And I say "Yeah, they want to film some of our play rehearsals too."

And we're quite gobsmacked over dinner and can't stop grinning at each other (she's the executive producer of our theatre company). And sqweeing in disbelief. She had a feeling I'd show up so she threw my name into the pot of heavenly slow-cooking beef stew earlier in the day.

And I came home and swear to gawd, the brother I'd been thinking so intensely about was on the phone from Ireland and said to me: "I've had such strong thoughts about you today. Like you were here. And then I said to myself I've got this big birthday coming up in the autumn and the biggest present I can give myself is my sister here for it."

And then we talked for nearly three hours.

Thursday, May 09, 2013

Come Play with my Toy


~~~~click to enbiggen~~~~

I was reading somewhere that 99.9% of adults forget how to play just for the sake of playing. Running/walking becomes a grim business of time and distance checking, cell phone manipulations and exhaustion. PBs (personal bests) join career achievements. Races and competitions become de rigeur. All the absolute fun is removed leaving the same stress levels as are on the job. I've been there with tennis, running and bridge.

I've made the decision recently that if it's not fun I'm not going to do it.

With that in mind I added a new toy to my life, see above. Yeah, I bought this second hand for a couple of bucks.

I can't stop playing with it. The lighthouse flashes, the water pours down the mountain into the sea and the gulls call and cry to each other.

It's like I vacuumed my brain.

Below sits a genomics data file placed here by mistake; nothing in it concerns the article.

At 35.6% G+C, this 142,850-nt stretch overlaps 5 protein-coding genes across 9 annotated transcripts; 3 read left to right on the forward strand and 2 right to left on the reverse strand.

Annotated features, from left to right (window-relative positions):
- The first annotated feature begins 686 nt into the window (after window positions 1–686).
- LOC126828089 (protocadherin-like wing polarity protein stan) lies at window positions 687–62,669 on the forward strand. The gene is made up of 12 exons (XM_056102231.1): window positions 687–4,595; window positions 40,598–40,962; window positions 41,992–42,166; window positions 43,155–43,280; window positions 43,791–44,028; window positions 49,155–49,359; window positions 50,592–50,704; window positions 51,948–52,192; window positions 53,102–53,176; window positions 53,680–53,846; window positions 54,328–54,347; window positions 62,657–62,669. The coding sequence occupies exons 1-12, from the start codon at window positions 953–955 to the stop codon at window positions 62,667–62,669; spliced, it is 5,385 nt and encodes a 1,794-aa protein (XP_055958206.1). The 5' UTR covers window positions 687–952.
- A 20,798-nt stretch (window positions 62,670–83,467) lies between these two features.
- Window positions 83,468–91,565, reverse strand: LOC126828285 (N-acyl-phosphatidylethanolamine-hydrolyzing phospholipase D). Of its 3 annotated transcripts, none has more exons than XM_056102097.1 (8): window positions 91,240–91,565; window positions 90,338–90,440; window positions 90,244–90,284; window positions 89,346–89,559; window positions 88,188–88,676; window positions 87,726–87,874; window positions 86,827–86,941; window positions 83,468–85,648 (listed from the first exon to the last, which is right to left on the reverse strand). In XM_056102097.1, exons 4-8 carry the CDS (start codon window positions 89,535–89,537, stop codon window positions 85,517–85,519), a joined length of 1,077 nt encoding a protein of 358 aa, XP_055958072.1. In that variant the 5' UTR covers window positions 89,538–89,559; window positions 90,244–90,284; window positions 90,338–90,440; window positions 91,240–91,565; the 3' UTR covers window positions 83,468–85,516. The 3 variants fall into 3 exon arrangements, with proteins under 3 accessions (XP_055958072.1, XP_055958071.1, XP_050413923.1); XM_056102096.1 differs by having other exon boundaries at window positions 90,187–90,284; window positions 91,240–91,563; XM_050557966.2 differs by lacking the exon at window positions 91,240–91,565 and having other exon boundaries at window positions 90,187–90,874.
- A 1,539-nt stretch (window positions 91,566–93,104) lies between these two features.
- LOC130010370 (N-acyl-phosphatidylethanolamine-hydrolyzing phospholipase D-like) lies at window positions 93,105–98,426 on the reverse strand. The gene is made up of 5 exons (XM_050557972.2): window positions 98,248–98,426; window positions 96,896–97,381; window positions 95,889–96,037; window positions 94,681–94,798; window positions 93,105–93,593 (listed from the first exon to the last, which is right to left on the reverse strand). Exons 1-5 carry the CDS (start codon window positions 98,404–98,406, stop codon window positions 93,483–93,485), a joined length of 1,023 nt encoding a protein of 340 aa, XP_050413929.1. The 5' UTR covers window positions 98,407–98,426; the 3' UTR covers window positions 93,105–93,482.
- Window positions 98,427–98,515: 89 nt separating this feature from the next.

I recommend.

Tuesday, May 07, 2013

Shut up Clint!



I bring you Clint Eastwood SINGING "I talk to the trees". Who'da thunk it? I came up with this version after an effortless Google for the song.

And why, pray tell, do I bring you this?

This song has never stopped irritating me since it was released in 1951 or thereabouts. it's from "Paint Your Wagon" a musical from that era. I do have a video of it kicking around in my overly vast and OCD movie collection. I think I stopped watching it when ol' Clint came on and sang his song. To add to my outrage, it became a party piece in Ireland back in the day and I'd grind my teeth at the lyrics as some oul fellah got up at a wedding or party and bawled it out. Part of me wanted to fall down and laugh myself into a coma imagining the kind of talk old Paddy would give to a tree.

I should add the melody I can tolerate in an instrumental rendition but, please, hold those words.

Why do I dislike it so much? I could never nail the reason until recently. I walk a lot. And the many areas where I walk have a lot of trees. And I don't do earbuds. I like to listen to the many sounds of nature. The sea, the birds, the many animals darting around and the trees. The trees.